Undeterred, the assistant professor of English asserts that "the Monroe Doctrine cannot provide or legitimate a future direction for contemporary geopolitics" (p.158) for Murphy is incredulous to proscribing adversarial encroachment given that it advances, paradoxically, American expansion: (pp.6, 42, 47, 127 and 144).  For instance, the author cites José Martí who asked, "What is the use in invoking a doctrine that originated as much with Monroe as with Canning, to extend its domination in America in order to prevent foreign domination," (p.97).  Furthermore, the tutor's historiography questions the longevity of the Doctrine upon dissecting Max Boot and Patrick Buchanan's written hand. For she finds the duo beholds a "shared disregard for the spatial construct [which] suggests that perhaps the Western Hemisphere idea is finally dead" (p.154). This is a plausible argument given that "geographical morality is the U.S.–centered conception of the Western Hemisphere that grounds the Monroe Doctrine" (p.98).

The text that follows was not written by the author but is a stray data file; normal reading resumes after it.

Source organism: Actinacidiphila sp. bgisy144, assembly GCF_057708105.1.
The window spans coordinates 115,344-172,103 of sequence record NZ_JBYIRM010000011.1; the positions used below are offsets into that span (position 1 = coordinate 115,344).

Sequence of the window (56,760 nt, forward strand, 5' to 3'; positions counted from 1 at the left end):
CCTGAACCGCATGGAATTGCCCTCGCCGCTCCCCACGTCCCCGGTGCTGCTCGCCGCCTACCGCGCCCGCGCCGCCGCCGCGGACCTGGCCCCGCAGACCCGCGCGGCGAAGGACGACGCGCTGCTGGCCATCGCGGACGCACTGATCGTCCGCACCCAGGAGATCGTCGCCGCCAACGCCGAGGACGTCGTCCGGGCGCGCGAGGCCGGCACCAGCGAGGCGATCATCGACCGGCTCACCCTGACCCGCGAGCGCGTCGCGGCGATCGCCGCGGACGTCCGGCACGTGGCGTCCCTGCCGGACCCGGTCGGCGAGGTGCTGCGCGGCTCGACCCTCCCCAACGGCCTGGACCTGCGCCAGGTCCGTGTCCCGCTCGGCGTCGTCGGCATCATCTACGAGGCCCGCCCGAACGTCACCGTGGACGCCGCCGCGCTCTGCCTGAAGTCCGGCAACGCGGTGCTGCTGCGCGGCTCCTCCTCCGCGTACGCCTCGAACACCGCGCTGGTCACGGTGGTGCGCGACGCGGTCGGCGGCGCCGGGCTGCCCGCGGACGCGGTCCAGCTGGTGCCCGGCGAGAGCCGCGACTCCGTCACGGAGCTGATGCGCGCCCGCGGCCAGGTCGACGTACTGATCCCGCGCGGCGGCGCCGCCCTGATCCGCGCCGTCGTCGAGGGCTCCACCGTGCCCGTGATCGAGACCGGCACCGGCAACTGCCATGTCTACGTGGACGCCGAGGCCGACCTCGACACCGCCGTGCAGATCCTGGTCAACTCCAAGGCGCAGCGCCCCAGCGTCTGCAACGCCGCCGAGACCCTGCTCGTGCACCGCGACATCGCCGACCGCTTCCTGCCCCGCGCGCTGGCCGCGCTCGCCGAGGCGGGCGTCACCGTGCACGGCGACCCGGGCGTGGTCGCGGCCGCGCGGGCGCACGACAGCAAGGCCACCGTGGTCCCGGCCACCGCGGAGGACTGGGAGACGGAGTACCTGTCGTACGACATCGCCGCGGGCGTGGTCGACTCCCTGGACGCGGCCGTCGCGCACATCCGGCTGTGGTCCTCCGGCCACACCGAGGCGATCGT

The thirty page introduction is a consummate effort. "Writing the Hemisphere" (pp.1–31) provides a spellbinding cultural and historical inquiry into the hemispheric proprietor (p.6) formulated along the axis of New and Old Worlds (p.2).  Murphy writes that the Western hemispheric edifice was the midwife to American exceptionalism. In addition, we are fortunate enough to be given the opportunity to scan five images that exemplify just how popular cartography cemented this representation (pp.3, 8, 11, 21 and 25). Notwithstanding the itch to re–read an assortment of pages for greater comprehension, the narrative works tremendously well moving from a repertoire of ageless illustrations to pictorial analysis.